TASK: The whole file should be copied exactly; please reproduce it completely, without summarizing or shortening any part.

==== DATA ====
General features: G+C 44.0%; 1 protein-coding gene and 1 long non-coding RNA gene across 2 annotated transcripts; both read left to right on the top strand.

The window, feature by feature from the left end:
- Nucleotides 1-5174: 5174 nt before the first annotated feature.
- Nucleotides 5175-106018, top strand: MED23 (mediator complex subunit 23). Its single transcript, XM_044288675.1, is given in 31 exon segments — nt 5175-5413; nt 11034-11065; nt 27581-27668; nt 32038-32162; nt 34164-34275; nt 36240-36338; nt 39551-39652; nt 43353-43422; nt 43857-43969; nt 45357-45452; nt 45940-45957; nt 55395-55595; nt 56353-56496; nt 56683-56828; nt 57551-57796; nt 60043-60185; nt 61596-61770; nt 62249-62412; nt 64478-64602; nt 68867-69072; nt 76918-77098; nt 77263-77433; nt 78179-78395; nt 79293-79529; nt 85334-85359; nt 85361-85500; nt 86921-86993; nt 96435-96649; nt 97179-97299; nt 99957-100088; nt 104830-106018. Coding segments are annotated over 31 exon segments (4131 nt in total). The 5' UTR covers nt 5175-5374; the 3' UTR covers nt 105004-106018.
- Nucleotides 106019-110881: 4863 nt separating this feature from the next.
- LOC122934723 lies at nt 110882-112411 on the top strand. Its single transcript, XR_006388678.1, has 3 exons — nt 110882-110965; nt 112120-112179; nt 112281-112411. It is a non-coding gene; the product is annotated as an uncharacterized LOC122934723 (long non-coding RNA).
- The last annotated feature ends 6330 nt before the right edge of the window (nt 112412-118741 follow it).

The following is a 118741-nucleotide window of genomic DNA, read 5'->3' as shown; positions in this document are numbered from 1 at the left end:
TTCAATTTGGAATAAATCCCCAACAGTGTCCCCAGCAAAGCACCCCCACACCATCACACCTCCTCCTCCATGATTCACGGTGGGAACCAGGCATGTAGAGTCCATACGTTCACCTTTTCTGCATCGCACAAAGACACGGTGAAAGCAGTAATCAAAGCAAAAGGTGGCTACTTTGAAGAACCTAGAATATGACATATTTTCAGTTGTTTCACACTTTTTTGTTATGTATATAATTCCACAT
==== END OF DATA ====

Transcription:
General features: G+C 44.0%; 1 protein-coding gene and 1 long non-coding RNA gene across 2 annotated transcripts; both read left to right on the top strand.

The window, feature by feature from the left end:
- Nucleotides 1-5174: 5174 nt before the first annotated feature.
- Nucleotides 5175-106018, top strand: MED23 (mediator complex subunit 23). Its single transcript, XM_044288675.1, is given in 31 exon segments — nt 5175-5413; nt 11034-11065; nt 27581-27668; nt 32038-32162; nt 34164-34275; nt 36240-36338; nt 39551-39652; nt 43353-43422; nt 43857-43969; nt 45357-45452; nt 45940-45957; nt 55395-55595; nt 56353-56496; nt 56683-56828; nt 57551-57796; nt 60043-60185; nt 61596-61770; nt 62249-62412; nt 64478-64602; nt 68867-69072; nt 76918-77098; nt 77263-77433; nt 78179-78395; nt 79293-79529; nt 85334-85359; nt 85361-85500; nt 86921-86993; nt 96435-96649; nt 97179-97299; nt 99957-100088; nt 104830-106018. Coding segments are annotated over 31 exon segments (4131 nt in total). The 5' UTR covers nt 5175-5374; the 3' UTR covers nt 105004-106018.
- Nucleotides 106019-110881: 4863 nt separating this feature from the next.
- LOC122934723 lies at nt 110882-112411 on the top strand. Its single transcript, XR_006388678.1, has 3 exons — nt 110882-110965; nt 112120-112179; nt 112281-112411. It is a non-coding gene; the product is annotated as an uncharacterized LOC122934723 (long non-coding RNA).
- The last annotated feature ends 6330 nt before the right edge of the window (nt 112412-118741 follow it).

The following is a 118741-nucleotide window of genomic DNA, read 5'->3' as shown; positions in this document are numbered from 1 at the left end:
TTCAATTTGGAATAAATCCCCAACAGTGTCCCCAGCAAAGCACCCCCACACCATCACACCTCCTCCTCCATGATTCACGGTGGGAACCAGGCATGTAGAGTCCATACGTTCACCTTTTCTGCATCGCACAAAGACACGGTGAAAGCAGTAATCAAAGCAAAAGGTGGCTACTTTGAAGAACCTAGAATATGACATATTTTCAGTTGTTTCACACTTTTTTGTTATGTATATAATTCCACAT